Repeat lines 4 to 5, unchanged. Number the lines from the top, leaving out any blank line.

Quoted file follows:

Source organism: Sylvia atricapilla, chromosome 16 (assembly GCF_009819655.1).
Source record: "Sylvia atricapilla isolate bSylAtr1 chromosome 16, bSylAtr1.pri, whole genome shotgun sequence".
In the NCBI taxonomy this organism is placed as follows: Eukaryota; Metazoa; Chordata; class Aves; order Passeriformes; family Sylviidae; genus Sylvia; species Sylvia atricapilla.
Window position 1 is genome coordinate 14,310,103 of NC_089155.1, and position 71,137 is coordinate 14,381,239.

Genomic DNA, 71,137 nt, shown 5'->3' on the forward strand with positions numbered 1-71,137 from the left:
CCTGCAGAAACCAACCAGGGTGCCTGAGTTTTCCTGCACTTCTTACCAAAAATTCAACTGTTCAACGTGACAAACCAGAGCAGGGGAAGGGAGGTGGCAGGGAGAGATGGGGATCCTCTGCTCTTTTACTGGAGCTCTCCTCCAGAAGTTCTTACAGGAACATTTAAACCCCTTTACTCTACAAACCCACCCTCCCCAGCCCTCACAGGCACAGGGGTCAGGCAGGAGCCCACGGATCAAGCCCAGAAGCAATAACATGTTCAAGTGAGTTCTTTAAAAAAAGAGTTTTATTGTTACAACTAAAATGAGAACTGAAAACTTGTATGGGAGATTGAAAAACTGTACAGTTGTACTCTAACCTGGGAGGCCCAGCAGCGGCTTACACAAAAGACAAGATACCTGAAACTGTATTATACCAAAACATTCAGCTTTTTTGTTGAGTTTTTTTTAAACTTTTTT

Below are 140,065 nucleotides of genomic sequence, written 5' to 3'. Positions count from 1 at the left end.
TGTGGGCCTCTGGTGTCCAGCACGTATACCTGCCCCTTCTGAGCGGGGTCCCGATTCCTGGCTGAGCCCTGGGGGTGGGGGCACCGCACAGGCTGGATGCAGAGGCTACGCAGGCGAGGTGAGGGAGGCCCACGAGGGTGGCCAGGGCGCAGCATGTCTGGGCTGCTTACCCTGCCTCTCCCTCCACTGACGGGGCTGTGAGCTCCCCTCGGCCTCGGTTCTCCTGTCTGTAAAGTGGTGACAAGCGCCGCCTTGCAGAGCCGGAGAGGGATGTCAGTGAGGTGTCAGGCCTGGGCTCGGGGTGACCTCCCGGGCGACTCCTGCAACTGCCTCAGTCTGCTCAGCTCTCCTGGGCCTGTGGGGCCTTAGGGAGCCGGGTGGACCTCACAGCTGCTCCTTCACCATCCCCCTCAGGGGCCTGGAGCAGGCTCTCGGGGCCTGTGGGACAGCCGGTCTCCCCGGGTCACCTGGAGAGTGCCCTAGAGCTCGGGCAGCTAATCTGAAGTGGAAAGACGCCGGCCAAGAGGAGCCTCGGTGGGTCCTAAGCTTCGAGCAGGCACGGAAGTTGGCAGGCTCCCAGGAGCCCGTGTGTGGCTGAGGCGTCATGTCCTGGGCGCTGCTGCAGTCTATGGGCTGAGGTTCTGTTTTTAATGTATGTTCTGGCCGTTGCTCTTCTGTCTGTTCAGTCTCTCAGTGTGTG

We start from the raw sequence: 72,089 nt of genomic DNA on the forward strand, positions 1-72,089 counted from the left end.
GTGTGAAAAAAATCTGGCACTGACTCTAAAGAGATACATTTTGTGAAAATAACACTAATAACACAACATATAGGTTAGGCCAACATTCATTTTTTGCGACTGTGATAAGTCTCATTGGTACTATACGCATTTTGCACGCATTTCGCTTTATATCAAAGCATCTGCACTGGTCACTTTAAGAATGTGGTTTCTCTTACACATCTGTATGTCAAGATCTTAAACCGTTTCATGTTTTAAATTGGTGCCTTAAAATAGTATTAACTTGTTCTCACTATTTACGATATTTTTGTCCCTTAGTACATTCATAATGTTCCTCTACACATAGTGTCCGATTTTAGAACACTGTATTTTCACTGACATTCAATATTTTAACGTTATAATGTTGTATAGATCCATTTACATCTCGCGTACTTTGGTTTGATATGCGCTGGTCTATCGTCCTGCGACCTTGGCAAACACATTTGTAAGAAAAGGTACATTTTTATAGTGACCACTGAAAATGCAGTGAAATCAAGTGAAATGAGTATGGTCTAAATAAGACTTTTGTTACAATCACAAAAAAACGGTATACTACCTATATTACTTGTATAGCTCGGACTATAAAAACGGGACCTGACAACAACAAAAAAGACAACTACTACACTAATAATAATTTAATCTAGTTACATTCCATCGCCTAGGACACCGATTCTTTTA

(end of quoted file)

Window position 1 is genome coordinate 14,310,103 of NC_089155.1, and position 71,137 is coordinate 14,381,239.

Genomic DNA, 71,137 nt, shown 5'->3' on the forward strand with positions numbered 1-71,137 from the left: